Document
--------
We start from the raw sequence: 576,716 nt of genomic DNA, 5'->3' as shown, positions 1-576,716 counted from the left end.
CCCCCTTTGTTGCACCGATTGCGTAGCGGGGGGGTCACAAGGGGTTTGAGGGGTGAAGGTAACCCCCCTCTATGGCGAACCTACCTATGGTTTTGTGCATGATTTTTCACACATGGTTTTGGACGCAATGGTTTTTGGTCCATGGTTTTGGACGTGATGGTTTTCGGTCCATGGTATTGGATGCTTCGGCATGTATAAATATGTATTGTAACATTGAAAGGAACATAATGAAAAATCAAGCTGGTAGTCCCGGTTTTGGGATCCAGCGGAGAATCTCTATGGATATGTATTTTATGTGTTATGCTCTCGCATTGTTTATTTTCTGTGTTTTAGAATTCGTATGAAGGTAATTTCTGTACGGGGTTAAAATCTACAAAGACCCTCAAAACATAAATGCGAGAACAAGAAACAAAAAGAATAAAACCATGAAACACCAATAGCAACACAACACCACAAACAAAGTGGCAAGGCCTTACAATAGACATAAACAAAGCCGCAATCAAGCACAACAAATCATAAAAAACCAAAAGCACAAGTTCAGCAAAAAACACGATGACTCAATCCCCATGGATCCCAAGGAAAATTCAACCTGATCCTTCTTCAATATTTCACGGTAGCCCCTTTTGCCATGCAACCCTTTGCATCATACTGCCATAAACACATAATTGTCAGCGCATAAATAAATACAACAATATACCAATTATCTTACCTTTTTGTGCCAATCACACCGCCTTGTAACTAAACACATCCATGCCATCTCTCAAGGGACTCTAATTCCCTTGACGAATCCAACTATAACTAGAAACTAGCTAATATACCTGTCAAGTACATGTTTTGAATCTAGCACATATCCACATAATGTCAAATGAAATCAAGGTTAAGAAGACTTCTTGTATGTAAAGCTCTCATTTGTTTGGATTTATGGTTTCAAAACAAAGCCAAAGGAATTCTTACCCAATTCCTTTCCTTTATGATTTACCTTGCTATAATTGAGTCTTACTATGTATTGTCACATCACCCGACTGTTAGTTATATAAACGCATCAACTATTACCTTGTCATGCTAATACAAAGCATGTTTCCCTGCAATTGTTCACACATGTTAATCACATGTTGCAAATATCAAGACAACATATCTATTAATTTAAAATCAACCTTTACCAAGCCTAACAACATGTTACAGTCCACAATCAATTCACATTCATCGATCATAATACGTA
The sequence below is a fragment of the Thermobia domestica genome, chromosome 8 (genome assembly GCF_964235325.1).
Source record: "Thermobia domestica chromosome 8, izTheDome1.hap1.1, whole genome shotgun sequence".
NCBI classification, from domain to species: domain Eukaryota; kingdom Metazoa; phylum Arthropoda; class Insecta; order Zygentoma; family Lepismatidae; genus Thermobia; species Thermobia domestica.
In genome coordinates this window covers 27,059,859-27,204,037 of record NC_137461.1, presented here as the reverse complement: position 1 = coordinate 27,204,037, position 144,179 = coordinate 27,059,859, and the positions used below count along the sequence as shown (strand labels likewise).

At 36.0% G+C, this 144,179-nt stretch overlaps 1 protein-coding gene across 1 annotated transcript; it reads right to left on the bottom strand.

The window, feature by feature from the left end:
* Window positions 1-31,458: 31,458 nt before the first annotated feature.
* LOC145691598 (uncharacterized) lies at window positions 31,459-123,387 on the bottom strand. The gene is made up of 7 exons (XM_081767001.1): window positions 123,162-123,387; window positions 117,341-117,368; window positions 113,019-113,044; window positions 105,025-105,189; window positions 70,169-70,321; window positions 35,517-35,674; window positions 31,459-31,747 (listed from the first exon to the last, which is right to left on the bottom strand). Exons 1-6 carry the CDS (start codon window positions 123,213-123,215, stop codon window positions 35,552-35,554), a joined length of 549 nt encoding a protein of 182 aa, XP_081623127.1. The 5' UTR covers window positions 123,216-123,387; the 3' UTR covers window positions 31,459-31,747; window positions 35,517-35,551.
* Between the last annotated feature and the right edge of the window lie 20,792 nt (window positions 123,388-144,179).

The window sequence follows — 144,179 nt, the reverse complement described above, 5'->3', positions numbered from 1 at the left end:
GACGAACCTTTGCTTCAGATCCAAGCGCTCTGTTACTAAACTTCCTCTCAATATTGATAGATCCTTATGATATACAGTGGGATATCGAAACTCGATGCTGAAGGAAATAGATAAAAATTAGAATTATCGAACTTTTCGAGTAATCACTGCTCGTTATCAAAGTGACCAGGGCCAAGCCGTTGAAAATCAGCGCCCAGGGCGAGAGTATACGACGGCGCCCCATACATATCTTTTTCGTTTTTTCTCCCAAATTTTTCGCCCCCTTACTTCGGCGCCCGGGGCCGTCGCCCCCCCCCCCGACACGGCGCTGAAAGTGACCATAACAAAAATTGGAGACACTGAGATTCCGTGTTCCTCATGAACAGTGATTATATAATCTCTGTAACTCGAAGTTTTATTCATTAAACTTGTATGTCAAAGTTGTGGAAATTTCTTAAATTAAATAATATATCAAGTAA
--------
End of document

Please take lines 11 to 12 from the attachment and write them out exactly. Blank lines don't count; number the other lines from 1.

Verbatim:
* Between the last annotated feature and the right edge of the window lie 20,792 nt (window positions 123,388-144,179).

The window sequence follows — 144,179 nt, the reverse complement described above, 5'->3', positions numbered from 1 at the left end: